Recently it was noted that 95% of teens have access to a smartphone.

We know that teens who are constantly on, keeping up with the latest apps, gaming, spending longer hours on social media, and wondering and worrying about how they measure up to their peers run the risk of higher than normal academic challenges and mental health issues.

Adult awareness to the many tactics used to get teens (and others) hooked to social media is the first step toward understanding and breaking the “constantly on” cycle.  Adults have, at their fingertips, bundles of research and studies as to the “why and how” teenagers get hooked, become addicted to social networking, and, as a consequence, have difficulty putting their smartphone and other devices aside.

The Latest…

When it comes to smartphones, social media and teens, it now appears there is more to consider.  In a recent article entitled, “Smartphones are killing teenagers’ memories, study says” by Chris Ciaccia, it was suggested and supported by the study referred to in the title, that radiation from smartphones is negatively impacting teenagers’ memories, leaving them with short-term memory loss. Perhaps now that more people are incorporating more organic living into so many aspects of their lives, they might also consider putting down their technology.

Reference:

https://www.swisstph.ch/en/news/news-detail/news/mobile-phone-radiation-may-affect-memory-performance-in-adolescents/

Teens of Value Social Media

Knowing why teens value social media is just as important as understanding why teens are taking breaks from social media.  Behind teens and social media is purpose driven social media marketing.  Not unlike adults, teens desire to be relevant, be a part of a group or community and have value.  Unlike when their parents were growing up and had personal friend connections but often limited transportation or restrictions on time to be with those friends, teens today can hang out with their friends, all the time, 24/7, wherever they are! Social media has created a feeling of connectedness never experienced in human history.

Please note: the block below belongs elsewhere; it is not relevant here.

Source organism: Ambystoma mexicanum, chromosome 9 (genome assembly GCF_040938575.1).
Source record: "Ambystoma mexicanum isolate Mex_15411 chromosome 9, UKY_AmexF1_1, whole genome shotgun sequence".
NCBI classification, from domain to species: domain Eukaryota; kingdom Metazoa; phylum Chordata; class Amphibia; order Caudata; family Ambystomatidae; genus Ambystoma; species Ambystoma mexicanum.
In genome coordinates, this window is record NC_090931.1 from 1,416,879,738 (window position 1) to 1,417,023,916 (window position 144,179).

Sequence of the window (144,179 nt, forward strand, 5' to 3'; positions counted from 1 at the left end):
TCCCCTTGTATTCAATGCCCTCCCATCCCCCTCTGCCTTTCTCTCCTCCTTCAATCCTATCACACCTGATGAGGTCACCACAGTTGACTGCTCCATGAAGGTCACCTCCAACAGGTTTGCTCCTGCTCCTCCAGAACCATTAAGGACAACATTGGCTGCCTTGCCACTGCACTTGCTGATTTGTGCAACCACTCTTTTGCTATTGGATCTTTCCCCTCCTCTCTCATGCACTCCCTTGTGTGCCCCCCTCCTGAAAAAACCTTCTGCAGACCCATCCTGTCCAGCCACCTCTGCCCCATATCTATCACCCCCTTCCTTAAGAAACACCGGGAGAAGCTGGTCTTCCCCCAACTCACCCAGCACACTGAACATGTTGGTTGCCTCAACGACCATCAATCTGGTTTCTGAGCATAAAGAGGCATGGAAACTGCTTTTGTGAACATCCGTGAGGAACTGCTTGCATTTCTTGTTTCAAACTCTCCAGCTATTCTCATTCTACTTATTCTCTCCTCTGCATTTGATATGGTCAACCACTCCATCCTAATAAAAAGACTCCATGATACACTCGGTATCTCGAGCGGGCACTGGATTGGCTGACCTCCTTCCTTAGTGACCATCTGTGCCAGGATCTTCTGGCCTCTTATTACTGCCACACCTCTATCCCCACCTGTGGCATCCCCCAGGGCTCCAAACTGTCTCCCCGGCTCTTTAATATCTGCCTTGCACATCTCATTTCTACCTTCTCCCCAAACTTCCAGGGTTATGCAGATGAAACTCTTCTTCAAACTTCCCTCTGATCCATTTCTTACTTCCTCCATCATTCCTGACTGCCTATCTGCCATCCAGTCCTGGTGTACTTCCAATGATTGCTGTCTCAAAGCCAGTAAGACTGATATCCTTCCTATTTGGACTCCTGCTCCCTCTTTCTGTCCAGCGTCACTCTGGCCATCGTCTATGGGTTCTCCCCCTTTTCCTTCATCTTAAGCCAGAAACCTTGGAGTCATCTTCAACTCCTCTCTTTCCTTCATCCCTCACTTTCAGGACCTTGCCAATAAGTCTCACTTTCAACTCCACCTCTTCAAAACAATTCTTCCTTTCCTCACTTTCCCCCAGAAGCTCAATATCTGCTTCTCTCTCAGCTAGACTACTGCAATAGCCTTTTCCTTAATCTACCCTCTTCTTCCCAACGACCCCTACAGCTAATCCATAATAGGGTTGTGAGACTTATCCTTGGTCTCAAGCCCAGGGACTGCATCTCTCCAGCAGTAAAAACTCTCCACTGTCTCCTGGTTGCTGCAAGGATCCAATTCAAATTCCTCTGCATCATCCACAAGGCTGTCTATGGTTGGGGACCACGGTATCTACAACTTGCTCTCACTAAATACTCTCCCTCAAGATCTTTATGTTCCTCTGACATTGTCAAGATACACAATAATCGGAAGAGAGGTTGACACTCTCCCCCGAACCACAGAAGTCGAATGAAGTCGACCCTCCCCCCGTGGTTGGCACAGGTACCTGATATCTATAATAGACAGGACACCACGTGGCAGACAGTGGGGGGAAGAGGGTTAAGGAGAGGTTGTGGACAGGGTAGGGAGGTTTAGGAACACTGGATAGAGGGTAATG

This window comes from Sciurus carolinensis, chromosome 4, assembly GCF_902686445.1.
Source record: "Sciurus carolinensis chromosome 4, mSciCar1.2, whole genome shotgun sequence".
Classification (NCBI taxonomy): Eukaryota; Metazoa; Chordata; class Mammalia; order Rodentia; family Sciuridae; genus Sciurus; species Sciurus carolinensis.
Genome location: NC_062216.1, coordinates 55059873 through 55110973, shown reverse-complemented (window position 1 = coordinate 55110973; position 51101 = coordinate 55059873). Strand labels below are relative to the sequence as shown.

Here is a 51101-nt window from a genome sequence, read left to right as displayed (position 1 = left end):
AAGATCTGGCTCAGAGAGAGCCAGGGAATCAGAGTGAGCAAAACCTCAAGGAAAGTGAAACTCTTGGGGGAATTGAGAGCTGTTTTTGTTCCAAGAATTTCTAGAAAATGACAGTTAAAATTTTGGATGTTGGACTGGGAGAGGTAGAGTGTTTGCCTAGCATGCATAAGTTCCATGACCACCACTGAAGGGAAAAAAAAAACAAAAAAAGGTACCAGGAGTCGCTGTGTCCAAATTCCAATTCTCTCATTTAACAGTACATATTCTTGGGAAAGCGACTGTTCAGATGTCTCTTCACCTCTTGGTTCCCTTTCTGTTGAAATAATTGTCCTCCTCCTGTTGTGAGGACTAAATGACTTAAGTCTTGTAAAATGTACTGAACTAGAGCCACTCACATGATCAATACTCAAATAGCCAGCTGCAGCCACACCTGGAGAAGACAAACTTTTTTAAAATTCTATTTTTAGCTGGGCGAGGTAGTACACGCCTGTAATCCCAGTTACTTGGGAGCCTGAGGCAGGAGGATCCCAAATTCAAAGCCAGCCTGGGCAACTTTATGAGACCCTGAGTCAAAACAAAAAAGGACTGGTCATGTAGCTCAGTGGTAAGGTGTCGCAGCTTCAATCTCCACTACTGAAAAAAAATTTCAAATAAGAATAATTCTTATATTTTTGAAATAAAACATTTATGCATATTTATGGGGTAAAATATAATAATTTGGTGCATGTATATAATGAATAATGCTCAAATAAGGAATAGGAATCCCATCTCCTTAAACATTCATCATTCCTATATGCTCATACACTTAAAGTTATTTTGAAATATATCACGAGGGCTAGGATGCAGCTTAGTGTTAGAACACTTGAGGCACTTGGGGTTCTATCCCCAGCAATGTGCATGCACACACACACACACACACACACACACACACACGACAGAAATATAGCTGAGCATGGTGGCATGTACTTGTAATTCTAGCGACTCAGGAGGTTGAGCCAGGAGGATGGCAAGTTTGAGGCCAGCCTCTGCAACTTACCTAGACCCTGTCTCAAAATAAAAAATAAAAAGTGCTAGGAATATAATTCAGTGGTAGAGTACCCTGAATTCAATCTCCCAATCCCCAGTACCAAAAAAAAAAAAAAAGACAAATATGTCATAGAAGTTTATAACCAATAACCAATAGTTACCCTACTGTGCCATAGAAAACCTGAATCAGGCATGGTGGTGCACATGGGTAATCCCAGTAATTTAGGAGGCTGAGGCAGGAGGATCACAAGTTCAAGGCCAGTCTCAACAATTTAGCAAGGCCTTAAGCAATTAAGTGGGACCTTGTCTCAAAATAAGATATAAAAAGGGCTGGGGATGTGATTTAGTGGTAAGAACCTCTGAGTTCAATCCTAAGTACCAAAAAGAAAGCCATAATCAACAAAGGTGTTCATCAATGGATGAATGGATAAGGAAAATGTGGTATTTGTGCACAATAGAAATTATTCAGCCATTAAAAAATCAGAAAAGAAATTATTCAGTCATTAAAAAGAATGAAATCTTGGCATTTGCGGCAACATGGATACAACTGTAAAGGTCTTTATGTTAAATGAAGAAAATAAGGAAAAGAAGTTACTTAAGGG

Teens talk about their desires, personal issues, fears, and thoughts on social media.  But there is a downside to all of this connectedness ~ social media is also where cyberbullying and sexual exploitation of young people occur.  Sadly, many teens and younger children, who are being victimized, seldom tell their parents until it is too late.

Parents need to be present in their teen’s social media world while educators need to be vigilant in recognizing signs of depression, anxiety, suicidal ideation, poor sleep habits, eating disorders or body image issues in their students, which all may be related to the affects of social media.

Brain and Social Media

There have been several articles written about how social media affects the brain. CNN reported recently that researchers at UCLA’s Brain Mapping Center found that when teenagers’ photos get lots of “likes” on social media apps, such as Instagram, their brains respond in a similar way to seeing loved ones or winning money.

Dr. Lisa Strohman, Founder and CEO of Digital Citizen Academy, in her frequent presentations to parents and teachers, stresses the fact that regions of the brain in teens become “activated” by “likes”, with the brain’s reward center becoming especially active.  She compares face-to-face interactions with online interactions and the obvious fact that, when you go online, there is no way to “read” someone’s facial expressions. Often interactions are misinterpreted and messages ineffective.

Teens spend an average of 9 hours a day on social media, which now researchers say is affecting the brain’s neuroplasticity – the way the brain grows and changes after experiencing different things.  What does this mean for future generations?  As teens grow up, will they, for example, be able to read subtle expressions on faces?   How will they adapt differently to their environment?